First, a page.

FIX: Memory Leak When Throwing Exceptions from Nested Exception Blocks

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When an exception error is thrown from a catch clause, the first exception object will leak.

For example, when an error occurs while the program is running, you might want to use a try-catch statement to handle the exception. However, if the code that handles the exception in the catch clause throws another exception, the first exception object will never be deleted by the .NET Framework garbage collector. This causes a memory leak in the calling process.
A supported fix is now available from Microsoft, but it is only intended to correct the problem that is described in this article. Apply it only to computers that are experiencing this specific problem. This fix may receive additional testing. Therefore, if you are not severely affected by this problem, Microsoft recommends that you wait for the next .NET Framework service pack that contains this fix.

To resolve this problem immediately, contact Microsoft Product Support Services to obtain the fix. For a complete list of Microsoft Product Support Services phone numbers and information about support costs, visit the following Microsoft Web site:NOTE: In special cases, charges that are ordinarily incurred for support calls may be canceled if a Microsoft Support Professional determines that a specific update will resolve your problem. The typical support costs will apply to additional support questions and issues that do not qualify for the specific update in question.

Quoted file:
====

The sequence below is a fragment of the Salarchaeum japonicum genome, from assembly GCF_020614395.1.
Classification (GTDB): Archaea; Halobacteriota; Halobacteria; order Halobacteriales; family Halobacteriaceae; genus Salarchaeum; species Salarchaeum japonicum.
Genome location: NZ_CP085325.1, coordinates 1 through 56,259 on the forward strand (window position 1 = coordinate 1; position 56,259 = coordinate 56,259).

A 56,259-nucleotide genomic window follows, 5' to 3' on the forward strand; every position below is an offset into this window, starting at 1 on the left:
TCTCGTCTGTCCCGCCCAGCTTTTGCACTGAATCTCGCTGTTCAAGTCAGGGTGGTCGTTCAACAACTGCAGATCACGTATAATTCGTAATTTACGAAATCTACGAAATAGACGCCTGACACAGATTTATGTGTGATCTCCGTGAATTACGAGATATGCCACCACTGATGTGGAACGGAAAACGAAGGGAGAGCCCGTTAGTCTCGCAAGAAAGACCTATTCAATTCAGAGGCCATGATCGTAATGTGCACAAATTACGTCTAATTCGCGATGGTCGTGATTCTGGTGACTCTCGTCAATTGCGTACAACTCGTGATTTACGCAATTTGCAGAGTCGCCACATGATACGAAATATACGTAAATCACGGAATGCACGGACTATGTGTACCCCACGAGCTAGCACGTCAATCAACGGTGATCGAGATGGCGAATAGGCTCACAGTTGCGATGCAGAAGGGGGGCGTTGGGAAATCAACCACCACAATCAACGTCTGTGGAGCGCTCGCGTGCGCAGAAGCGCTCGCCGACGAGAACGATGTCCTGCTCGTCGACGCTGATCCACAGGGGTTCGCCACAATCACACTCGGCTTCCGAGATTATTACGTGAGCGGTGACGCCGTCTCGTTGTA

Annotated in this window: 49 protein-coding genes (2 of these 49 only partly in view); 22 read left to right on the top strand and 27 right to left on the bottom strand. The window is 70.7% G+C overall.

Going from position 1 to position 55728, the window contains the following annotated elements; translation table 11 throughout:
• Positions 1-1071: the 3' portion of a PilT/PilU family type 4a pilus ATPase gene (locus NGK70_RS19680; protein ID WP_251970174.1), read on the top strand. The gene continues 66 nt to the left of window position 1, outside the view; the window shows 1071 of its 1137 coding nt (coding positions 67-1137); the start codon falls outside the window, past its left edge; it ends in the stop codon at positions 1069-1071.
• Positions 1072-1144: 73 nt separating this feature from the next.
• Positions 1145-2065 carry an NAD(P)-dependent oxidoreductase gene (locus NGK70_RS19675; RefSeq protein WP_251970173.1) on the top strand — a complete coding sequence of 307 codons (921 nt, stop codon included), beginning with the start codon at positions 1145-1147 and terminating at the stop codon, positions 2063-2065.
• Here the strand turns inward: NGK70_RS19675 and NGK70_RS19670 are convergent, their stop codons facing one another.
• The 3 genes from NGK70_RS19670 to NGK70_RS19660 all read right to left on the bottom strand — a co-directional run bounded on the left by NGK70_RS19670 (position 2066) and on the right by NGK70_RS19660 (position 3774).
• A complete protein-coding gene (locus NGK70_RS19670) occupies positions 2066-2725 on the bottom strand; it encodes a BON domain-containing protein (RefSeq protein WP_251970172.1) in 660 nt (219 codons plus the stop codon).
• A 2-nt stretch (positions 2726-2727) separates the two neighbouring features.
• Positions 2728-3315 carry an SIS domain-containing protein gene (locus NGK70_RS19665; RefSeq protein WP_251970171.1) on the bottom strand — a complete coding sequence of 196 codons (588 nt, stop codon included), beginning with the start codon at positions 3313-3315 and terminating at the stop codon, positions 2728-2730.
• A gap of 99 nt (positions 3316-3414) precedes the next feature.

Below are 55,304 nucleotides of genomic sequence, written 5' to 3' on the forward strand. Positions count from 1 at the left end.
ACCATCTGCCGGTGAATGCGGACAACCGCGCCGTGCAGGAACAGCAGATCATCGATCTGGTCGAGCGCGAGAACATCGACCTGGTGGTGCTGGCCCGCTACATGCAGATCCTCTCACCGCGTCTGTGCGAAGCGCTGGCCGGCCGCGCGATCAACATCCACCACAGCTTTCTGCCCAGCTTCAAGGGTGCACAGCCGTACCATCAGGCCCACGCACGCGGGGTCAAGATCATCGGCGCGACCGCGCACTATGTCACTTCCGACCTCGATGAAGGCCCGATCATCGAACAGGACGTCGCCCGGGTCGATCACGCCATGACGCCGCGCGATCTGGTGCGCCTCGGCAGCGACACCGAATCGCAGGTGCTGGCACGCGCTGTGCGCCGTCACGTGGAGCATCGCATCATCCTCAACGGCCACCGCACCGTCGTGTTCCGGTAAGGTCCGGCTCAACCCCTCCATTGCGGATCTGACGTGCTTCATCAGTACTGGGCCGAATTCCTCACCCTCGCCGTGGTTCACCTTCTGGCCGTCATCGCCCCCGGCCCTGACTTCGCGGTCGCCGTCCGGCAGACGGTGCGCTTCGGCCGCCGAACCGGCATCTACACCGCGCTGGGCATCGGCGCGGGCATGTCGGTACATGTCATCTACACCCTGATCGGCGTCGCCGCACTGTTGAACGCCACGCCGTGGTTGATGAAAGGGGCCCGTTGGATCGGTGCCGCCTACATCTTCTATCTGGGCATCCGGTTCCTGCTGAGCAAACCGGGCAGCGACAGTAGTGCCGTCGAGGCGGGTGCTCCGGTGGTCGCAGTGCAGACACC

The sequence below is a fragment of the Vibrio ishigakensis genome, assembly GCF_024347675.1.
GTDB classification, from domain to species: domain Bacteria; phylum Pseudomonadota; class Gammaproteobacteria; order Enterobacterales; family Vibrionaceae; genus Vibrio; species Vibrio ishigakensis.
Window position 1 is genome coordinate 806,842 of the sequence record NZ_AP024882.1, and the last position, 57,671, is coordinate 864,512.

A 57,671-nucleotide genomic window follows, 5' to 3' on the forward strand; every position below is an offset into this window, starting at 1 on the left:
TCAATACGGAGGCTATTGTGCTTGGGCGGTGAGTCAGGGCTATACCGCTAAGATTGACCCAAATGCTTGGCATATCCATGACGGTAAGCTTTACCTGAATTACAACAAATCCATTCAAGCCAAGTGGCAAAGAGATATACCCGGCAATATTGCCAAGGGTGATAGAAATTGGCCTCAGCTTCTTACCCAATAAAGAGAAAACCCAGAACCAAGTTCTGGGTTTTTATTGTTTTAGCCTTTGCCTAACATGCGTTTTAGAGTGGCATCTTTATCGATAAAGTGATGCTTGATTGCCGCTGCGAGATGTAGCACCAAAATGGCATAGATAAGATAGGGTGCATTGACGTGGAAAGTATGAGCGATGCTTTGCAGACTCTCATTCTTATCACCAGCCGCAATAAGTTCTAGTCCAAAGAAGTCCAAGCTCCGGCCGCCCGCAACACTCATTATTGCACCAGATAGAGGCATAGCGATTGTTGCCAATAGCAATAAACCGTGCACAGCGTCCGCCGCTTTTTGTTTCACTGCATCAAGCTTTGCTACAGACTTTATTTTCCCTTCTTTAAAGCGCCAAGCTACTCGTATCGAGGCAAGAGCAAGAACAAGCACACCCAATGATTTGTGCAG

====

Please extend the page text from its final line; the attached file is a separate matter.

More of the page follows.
The English version of this fix has the file attributes (or later) that are listed in the following table. The dates and times for these files are listed in coordinated universal time (UTC). When you view the file information, it is converted to local time. To find the difference between UTC and local time, use the Time Zone tab in the Date and Time tool in Control Panel.
   Date         Time   Version       Size       File name   --------------------------------------------------------------   16-Nov-2002  04:05  1.0.3705.378     69,632  Corperfmonext.dll   16-Nov-2002  14:28  1.0.3705.378  1,953,792  Mscorlib.dll   16-Nov-2002  03:56                   10,272  Mscorlib.ldo   16-Nov-2002  04:04  1.0.3705.378  2,269,184  Mscorsvr.dll   16-Nov-2002  04:04  1.0.3705.378  2,269,184  Mscorwks.dll


Steps to Reproduce the Behavior

Note The following is minimal information that is relevant to demonstrate the problem that is discussed in this article.

To reproduce the problem, include the following code in a Visual C# .NET project, and then run it directly (not in the IDE or in any other debugger):
for (;;){	try	{		throw new System.Exception("I leak.");	}	catch	{		try		{			throw new System.Exception("I do not leak.");		}		catch		{		}	}	Console.Write("Press ENTER to iterate.");	Console.ReadLine();}
You will notice that this code leaks 2 garbage collection handles for each iteration.

You can monitor this behavior by looking at the following PerfMon counters:
  • .NET CLR Memory - #Bytes in all Heaps will increase per iteration
  • .NET CLR Memory - #GC Handles will increment by 2 per iteration
For additional information about how to use PerfMon, click the following article number to view the article in the Microsoft Knowledge Base:
248345 How to Create a Log Using System Monitor in Windows 2000
Microsoft has confirmed that this is a problem in the Microsoft products that are listed at the beginning of this article.

Article ID: 810178 - Last Review: 10/26/2013 17:48:28 - Revision: 2.4

  • Microsoft .NET Framework 1.0 Service Pack 2
  • kbnosurvey kbarchive kbhotfixserver kbqfe kbnetframe100presp3fix kbfix kbbug KB810178